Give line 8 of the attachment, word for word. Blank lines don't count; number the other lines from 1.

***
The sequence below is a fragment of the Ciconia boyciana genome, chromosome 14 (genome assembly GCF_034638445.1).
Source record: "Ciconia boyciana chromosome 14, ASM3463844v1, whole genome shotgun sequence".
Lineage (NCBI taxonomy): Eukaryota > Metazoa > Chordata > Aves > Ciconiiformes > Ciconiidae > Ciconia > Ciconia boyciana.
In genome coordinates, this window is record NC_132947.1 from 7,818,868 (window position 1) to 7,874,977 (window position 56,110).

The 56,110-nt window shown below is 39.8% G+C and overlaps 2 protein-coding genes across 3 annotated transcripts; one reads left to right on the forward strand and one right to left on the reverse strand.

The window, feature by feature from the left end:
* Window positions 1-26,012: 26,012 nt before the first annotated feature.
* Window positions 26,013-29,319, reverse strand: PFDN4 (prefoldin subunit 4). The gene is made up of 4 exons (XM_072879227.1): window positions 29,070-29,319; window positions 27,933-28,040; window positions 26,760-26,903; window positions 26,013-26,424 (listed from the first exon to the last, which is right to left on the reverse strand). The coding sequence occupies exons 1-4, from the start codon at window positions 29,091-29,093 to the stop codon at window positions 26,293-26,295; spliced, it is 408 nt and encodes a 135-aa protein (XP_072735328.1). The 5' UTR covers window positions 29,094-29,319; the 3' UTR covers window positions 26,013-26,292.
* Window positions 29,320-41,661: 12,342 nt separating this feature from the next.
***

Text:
* Window positions 26,013-29,319, reverse strand: PFDN4 (prefoldin subunit 4). The gene is made up of 4 exons (XM_072879227.1): window positions 29,070-29,319; window positions 27,933-28,040; window positions 26,760-26,903; window positions 26,013-26,424 (listed from the first exon to the last, which is right to left on the reverse strand). The coding sequence occupies exons 1-4, from the start codon at window positions 29,091-29,093 to the stop codon at window positions 26,293-26,295; spliced, it is 408 nt and encodes a 135-aa protein (XP_072735328.1). The 5' UTR covers window positions 29,094-29,319; the 3' UTR covers window positions 26,013-26,292.